It is often said that wisdom is the highest form of knowing. It is generally associated with a lifetime of experience (“He was a wise old man”) or generations of experience (“Wisdom passed down from generation to generation”) or nowadays, crowdsourcing (“The wisdom of the crowds”). Probably, the most common reference is to Conventional Wisdom. Conventional wisdom is often, but not always, “wise.” It can be:
Correct: “If you don’t start saving for retirement early by the time you do start it will be too late and you won’t have enough money for your old age.”
Maybe correct: “I wouldn’t eat that mushroom if I were you.”
Incorrect: “We use only 10% of our brains.”
Last weekend my wife and I visited our cousin who has a vacation home on eastern Long Island. When we were heading back to Manhattan on Sunday afternoon I told her I was planning on taking the Long Island Expressway to the Midtown Tunnel (the shortest and most direct route). (The places and directions in this anecdote will be meaningful to New Yorkers, but understanding the exact directional details is unimportant.) She told me not to do that but to turn off the LIE at the Grand Central Parkway, go over the Triboro Bridge and come down the FDR Drive (a longer and much less direct route). “It’s how everyone does it because there is always a lot of traffic on the LIE between the exit to the Grand Central and the tunnel.”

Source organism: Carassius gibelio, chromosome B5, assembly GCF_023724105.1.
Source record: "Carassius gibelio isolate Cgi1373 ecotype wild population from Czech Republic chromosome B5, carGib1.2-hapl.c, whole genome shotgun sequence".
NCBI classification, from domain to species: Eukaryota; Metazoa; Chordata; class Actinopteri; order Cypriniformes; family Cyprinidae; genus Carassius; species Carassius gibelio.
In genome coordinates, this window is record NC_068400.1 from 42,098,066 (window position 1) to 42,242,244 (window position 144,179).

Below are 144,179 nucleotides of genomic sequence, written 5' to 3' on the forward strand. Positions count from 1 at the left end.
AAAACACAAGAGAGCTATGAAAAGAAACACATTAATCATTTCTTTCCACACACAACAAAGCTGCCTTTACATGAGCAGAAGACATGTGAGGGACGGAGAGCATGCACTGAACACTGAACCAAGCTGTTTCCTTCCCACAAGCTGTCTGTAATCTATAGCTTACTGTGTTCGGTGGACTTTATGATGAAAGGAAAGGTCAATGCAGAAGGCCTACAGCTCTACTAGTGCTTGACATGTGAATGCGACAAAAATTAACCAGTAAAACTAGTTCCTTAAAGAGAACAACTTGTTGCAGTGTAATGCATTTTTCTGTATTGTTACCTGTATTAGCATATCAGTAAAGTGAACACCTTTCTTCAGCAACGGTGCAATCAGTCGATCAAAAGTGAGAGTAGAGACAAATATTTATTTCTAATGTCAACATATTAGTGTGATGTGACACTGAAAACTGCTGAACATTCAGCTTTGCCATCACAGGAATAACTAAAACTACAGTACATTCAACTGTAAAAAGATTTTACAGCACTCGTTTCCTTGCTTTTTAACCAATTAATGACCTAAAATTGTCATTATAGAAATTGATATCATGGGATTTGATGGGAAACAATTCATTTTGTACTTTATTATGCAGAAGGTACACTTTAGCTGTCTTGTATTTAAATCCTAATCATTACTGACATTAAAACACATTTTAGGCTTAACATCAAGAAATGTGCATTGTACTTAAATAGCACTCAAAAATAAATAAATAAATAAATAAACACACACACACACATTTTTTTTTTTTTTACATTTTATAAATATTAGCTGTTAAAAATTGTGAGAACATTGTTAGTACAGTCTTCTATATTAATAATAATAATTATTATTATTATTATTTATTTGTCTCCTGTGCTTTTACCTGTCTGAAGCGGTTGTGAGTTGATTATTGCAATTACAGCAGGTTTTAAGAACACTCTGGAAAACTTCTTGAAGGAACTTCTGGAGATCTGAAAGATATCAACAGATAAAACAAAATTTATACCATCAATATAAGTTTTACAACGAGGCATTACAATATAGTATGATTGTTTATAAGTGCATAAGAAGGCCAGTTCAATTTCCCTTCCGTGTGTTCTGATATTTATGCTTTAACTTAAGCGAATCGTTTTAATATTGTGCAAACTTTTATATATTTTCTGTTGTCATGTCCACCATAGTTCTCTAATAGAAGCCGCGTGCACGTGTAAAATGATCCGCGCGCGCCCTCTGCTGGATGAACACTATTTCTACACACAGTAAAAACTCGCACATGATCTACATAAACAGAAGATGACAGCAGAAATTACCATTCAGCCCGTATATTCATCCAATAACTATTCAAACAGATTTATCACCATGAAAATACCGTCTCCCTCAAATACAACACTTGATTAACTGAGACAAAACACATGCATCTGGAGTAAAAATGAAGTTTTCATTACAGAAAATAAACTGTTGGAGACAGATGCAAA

Clearly an example of both the wisdom of experience (she’s done this commute hundreds of times) and the wisdom of the crowds, so I wasn’t inclined to doubt that it was true. Nevertheless, as I was approaching the place I was supposed to exit, I quickly looked at the traffic patterns on Google Maps and noticed that there was heavy traffic on the Grand Central, the bridge and the FDR Drive but light traffic through to the tunnel, so instead of exiting I continued straight on the LIE into the tunnel.
When I e-mailed her on Monday to thank her for the weekend I mentioned that we wound up going through the tunnel and that there was very little traffic. She e-mailed me back and told me I was lucky. I responded that it wasn’t luck but the triumph of technology over conventional wisdom.